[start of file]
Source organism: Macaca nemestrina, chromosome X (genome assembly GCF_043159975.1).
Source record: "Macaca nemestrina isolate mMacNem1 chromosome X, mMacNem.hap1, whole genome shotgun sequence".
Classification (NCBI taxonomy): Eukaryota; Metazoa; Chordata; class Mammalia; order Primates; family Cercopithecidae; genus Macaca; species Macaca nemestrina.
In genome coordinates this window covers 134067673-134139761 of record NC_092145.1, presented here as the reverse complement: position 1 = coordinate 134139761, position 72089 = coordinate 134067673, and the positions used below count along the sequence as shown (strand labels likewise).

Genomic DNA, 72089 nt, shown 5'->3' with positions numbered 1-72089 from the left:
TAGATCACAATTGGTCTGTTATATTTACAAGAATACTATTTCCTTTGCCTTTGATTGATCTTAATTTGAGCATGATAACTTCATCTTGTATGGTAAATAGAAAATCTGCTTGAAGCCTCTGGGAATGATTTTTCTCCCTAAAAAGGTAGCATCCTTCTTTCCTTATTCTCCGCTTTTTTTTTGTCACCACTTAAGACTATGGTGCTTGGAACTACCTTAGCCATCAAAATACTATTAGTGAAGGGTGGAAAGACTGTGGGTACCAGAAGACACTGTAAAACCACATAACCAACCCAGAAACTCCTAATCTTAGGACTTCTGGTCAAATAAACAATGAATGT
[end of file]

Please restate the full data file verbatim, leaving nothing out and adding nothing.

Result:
Source organism: Macaca nemestrina, chromosome X (genome assembly GCF_043159975.1).
Source record: "Macaca nemestrina isolate mMacNem1 chromosome X, mMacNem.hap1, whole genome shotgun sequence".
Classification (NCBI taxonomy): Eukaryota; Metazoa; Chordata; class Mammalia; order Primates; family Cercopithecidae; genus Macaca; species Macaca nemestrina.
In genome coordinates this window covers 134067673-134139761 of record NC_092145.1, presented here as the reverse complement: position 1 = coordinate 134139761, position 72089 = coordinate 134067673, and the positions used below count along the sequence as shown (strand labels likewise).

Genomic DNA, 72089 nt, shown 5'->3' with positions numbered 1-72089 from the left:
TAGATCACAATTGGTCTGTTATATTTACAAGAATACTATTTCCTTTGCCTTTGATTGATCTTAATTTGAGCATGATAACTTCATCTTGTATGGTAAATAGAAAATCTGCTTGAAGCCTCTGGGAATGATTTTTCTCCCTAAAAAGGTAGCATCCTTCTTTCCTTATTCTCCGCTTTTTTTTTGTCACCACTTAAGACTATGGTGCTTGGAACTACCTTAGCCATCAAAATACTATTAGTGAAGGGTGGAAAGACTGTGGGTACCAGAAGACACTGTAAAACCACATAACCAACCCAGAAACTCCTAATCTTAGGACTTCTGGTCAAATAAACAATGAATGT